Mad Money

Which Presidential Candidate Is Best for Stocks?

Cramer's 'Diamond' of the Dow: Kraft

Following the Iowa caucus, Cramer on Wednesday contemplated which presidential candidate could be best for the stock market. But in the end, he thinks that despite who wins the White House, just one thing matters to investors and that is certainty.

To start, Cramer thinks it’s important investors know who is going to win. So even if the economy falters because of Europe’s debt crisis or if U.S. jobless claims rise, investors can worry less because they will have a good idea of who the next president will be. The market likes to know who it’s dealing with, he said.

If President Barack Obama wins another term, Cramer would sell bank stocks because he thinks the big banks could get broken up or penalized to the point where they will have no earnings to speak of. He would also sell health care stocks because even if the U.S. Supreme Court doesn’t overturn “Obamacare,” Cramer thinks the president will figure a way to reinstate it. Cramer would also be leery of oil-related plays because it’s likely the U.S. Environmental Protection Agency will be tougher on oil companies if Obama gets reelected. The EPA could, for example, ban fracking for natural gas.

On the other hand, Cramer thinks there are still are bull markets to be found, even if Obama gets a second term. Should that happen, he would recommend buying dividend-paying stocks. He also would like the dollar stores and other discount retailers, such as Ross and TJX Companies .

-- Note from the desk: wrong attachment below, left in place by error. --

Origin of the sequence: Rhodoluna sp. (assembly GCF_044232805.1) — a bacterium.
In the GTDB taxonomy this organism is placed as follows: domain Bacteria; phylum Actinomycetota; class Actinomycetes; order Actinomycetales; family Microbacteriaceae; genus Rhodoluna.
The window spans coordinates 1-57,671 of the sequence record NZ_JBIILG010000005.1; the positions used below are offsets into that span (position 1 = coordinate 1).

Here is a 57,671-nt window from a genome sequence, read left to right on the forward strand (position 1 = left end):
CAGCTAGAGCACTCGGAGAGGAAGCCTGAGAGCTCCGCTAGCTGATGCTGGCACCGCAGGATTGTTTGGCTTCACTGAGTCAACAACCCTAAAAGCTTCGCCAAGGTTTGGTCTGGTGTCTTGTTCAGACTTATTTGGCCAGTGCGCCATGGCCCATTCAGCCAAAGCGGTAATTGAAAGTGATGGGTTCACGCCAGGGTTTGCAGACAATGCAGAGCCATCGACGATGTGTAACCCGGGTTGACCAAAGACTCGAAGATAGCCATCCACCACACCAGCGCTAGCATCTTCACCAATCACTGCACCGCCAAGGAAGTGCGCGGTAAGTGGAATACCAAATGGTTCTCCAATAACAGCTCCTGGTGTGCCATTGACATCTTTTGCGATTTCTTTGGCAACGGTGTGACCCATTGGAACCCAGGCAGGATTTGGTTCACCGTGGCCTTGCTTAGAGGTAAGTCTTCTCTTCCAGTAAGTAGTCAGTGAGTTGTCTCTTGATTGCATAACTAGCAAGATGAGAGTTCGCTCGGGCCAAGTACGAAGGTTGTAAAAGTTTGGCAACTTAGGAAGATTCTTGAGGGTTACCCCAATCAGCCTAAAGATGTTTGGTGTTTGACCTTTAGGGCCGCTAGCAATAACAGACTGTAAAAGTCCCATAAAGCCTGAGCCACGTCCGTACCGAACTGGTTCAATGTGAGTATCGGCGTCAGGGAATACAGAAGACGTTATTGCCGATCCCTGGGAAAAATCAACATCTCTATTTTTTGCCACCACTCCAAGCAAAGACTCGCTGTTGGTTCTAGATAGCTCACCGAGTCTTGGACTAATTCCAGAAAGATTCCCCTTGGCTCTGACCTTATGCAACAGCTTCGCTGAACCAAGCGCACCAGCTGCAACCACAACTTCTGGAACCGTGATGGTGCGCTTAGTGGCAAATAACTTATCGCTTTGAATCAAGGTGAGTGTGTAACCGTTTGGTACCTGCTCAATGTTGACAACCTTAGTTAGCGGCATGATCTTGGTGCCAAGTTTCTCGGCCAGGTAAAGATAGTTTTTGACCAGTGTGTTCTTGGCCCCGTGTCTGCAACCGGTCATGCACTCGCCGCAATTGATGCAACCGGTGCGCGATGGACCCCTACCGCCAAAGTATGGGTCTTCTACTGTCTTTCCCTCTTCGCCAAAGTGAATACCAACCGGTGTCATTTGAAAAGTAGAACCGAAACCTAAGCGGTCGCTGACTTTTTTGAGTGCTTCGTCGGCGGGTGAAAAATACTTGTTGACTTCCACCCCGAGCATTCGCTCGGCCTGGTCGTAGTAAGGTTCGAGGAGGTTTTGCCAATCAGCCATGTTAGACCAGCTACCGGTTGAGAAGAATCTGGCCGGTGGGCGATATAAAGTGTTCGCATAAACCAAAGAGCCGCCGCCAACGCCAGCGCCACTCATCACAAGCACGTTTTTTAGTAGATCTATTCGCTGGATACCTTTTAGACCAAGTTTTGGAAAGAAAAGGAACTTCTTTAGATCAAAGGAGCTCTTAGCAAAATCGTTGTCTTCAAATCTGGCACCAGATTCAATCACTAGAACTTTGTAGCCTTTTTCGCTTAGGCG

“You have to like gold under Obama because he's perceived as someone who can't build a consensus around radical budget cutting which means we will come closer and closer to our own liquidity problems,” Cramer said. “That will really serve to boost gold as I suspect that the bond vigilantes will come here after they have tortured Europe.”

Should former Massachusetts Governor Mitt Romney win the presidential election, Cramer thinks investors will have a greater selection of stocks to buy. He would invest in oil and gas names, for example, because he’s fairly certain Romney will embrace natural gas as a transportation fuel. Investors could also buy bank stocks because Cramer is betting Romney will “defang” Dodd-Frank, the financial regulatory reform bill Obama signed into law.

The bottom line?

“Until we get certainty or at least clarity, we are going to be buying stocks and selling them depending on every poll, the worst possible scenario,” Cramer said. “Certainty puts an end to that. We will then be in shape to pick the stocks that will go higher, no matter what and the places where the bull market will live will be readily evident.”


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